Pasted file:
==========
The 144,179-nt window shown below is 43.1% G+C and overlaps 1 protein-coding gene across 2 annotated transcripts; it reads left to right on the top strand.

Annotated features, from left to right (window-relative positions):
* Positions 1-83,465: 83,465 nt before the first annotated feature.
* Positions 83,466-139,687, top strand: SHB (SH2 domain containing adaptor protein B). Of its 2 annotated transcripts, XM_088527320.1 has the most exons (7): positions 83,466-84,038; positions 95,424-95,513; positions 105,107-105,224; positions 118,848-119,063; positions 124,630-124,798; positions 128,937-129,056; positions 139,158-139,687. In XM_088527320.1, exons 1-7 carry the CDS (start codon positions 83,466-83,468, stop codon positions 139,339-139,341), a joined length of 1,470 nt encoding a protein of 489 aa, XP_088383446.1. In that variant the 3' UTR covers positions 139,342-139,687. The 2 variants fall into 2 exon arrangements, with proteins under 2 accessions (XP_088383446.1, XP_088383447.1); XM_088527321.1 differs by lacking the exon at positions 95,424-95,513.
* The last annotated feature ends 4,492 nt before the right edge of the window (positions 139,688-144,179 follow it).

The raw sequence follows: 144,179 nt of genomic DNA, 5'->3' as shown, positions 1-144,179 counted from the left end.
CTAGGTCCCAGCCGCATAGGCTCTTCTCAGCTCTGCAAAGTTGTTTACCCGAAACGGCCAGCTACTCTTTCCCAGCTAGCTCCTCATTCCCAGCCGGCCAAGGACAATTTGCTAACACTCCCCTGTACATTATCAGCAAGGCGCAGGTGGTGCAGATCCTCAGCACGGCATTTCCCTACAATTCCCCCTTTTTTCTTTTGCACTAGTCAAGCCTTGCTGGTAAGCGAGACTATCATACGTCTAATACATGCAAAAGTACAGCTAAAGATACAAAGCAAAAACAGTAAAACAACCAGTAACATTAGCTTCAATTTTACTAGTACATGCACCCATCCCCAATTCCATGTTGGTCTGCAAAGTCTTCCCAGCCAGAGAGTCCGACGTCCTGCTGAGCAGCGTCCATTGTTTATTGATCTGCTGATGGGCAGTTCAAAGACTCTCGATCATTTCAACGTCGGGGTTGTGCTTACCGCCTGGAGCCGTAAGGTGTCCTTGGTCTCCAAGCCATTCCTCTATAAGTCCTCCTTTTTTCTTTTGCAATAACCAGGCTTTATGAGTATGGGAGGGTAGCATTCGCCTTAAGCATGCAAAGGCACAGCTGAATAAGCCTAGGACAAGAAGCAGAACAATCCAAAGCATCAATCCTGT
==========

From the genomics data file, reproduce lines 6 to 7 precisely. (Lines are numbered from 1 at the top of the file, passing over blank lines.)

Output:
The raw sequence follows: 144,179 nt of genomic DNA, 5'->3' as shown, positions 1-144,179 counted from the left end.
CTAGGTCCCAGCCGCATAGGCTCTTCTCAGCTCTGCAAAGTTGTTTACCCGAAACGGCCAGCTACTCTTTCCCAGCTAGCTCCTCATTCCCAGCCGGCCAAGGACAATTTGCTAACACTCCCCTGTACATTATCAGCAAGGCGCAGGTGGTGCAGATCCTCAGCACGGCATTTCCCTACAATTCCCCCTTTTTTCTTTTGCACTAGTCAAGCCTTGCTGGTAAGCGAGACTATCATACGTCTAATACATGCAAAAGTACAGCTAAAGATACAAAGCAAAAACAGTAAAACAACCAGTAACATTAGCTTCAATTTTACTAGTACATGCACCCATCCCCAATTCCATGTTGGTCTGCAAAGTCTTCCCAGCCAGAGAGTCCGACGTCCTGCTGAGCAGCGTCCATTGTTTATTGATCTGCTGATGGGCAGTTCAAAGACTCTCGATCATTTCAACGTCGGGGTTGTGCTTACCGCCTGGAGCCGTAAGGTGTCCTTGGTCTCCAAGCCATTCCTCTATAAGTCCTCCTTTTTTCTTTTGCAATAACCAGGCTTTATGAGTATGGGAGGGTAGCATTCGCCTTAAGCATGCAAAGGCACAGCTGAATAAGCCTAGGACAAGAAGCAGAACAATCCAAAGCATCAATCCTGT